I don’t know about you, but no matter how good of knitter you are, once in a while there will be a stitch that just doesn’t look right. In fact, it stands out like a sore thumb, but you can’t figure out what’s wrong with it. Case in point, is the knit stitch that leans to the left or right, ruining your lovely Stockinette stitch pattern. Below in the green box is an example of what I am talking about.
You will notice that one stitch is leaning slightly toward the right, and is not in a straight vertical line with the others.
When I first noticed this issue, I wasn’t quite sure what was going on, but alas, the light went on and, “bingo,” I had it. As I looked closer at the stitch I noticed that when I had knitted it, my needle had barely( and I mean barely) split the yarn of the stitch in the previous row. You would think that just a few hairs, or fibers couldn’t possibly have this much affect on the surface of a Stockinette pattern, but it does. It stands out for all the world to see.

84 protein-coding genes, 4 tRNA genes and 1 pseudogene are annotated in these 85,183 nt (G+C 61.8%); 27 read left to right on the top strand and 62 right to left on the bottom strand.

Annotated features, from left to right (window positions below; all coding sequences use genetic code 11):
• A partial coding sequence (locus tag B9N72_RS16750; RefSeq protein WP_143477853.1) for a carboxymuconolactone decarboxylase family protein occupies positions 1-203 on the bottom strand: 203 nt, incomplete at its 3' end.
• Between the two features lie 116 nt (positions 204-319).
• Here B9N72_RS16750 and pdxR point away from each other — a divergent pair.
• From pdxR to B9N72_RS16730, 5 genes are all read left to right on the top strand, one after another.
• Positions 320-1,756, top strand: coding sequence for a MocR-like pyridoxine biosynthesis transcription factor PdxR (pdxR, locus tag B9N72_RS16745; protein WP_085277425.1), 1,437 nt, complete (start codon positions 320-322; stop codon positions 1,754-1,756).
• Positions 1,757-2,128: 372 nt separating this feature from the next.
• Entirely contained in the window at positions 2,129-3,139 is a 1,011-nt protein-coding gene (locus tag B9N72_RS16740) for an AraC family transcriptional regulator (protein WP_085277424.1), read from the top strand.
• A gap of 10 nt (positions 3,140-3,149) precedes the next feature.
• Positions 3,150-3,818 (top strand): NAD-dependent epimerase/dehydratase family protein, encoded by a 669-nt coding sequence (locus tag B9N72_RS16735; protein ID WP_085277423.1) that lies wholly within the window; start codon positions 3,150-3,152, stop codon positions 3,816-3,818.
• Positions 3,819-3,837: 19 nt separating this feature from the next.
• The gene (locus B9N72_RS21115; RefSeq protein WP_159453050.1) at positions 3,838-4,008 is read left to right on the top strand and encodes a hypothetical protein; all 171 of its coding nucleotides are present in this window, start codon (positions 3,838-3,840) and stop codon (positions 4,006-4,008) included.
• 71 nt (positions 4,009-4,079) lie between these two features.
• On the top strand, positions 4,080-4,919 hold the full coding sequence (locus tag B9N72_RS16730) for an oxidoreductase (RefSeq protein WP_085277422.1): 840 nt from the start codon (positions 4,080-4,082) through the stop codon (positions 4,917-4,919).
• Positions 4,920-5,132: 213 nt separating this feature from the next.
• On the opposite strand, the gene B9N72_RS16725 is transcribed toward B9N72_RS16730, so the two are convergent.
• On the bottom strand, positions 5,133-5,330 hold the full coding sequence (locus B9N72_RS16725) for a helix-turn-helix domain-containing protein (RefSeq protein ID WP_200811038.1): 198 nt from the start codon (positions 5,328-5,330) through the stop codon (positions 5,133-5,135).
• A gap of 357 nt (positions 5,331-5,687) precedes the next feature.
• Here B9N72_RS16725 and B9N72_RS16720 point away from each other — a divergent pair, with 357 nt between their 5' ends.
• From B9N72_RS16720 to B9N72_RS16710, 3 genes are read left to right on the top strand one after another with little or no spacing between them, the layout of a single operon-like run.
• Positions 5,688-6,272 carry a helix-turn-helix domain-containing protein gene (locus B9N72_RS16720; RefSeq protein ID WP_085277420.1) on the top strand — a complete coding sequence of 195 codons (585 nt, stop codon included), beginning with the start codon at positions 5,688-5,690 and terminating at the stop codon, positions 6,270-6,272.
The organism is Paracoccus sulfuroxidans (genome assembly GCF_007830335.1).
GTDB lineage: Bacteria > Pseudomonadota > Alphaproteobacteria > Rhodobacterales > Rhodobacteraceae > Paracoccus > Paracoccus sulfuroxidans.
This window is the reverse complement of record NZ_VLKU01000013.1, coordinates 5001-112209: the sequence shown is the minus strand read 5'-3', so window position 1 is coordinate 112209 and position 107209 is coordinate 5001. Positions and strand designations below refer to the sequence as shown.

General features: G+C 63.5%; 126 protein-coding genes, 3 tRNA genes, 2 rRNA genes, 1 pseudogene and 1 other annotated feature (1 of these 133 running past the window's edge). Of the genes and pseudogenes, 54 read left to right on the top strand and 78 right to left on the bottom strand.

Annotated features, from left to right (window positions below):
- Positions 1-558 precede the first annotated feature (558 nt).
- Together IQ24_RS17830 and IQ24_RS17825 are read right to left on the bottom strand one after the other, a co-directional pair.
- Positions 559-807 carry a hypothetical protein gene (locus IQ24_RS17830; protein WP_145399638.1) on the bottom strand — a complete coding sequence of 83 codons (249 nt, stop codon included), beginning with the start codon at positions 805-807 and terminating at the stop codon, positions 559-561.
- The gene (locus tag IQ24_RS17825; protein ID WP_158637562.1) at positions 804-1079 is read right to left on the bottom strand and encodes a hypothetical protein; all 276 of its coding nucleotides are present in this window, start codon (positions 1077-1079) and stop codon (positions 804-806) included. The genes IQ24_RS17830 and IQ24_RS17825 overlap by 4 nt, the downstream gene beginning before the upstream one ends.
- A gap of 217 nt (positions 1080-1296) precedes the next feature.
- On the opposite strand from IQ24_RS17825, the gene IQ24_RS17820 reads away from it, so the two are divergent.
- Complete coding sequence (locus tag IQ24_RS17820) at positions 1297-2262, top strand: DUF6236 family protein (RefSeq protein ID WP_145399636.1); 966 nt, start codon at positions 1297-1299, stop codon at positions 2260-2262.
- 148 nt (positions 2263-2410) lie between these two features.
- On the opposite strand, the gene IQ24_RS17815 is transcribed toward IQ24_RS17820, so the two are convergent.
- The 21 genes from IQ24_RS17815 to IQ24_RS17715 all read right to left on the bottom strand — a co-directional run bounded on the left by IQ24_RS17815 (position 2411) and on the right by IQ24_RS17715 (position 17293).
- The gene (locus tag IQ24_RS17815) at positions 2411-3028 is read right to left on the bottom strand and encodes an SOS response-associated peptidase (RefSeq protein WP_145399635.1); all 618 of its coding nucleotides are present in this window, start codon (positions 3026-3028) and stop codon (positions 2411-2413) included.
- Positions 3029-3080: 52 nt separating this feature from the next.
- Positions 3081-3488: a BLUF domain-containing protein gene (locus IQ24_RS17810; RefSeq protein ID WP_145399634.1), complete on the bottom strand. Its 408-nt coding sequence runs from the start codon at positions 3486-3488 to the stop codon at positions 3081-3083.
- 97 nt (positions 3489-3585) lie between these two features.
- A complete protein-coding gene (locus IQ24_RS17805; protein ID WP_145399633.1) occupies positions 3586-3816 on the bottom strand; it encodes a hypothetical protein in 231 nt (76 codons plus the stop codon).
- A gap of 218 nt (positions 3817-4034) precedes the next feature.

I my case, I was able to free the fibers with the point of my needle without having to take out several rows, but in most cases a re-do is in order.
So if you see one of these “leaning stitches” in your work, you might consider the above cause, and check it out.
One of the ways that I have learned to avoid this problem is to knit “steel to steel.” What’s that? When I put the point of my right needle into the stitch, I make sure that it comes in contact with the left needle, then I let the tip “ride” the surface of the left needle, under the belly and out the other side. By doing this I have almost eliminated the split yarn problem.
Ever striving for perfection-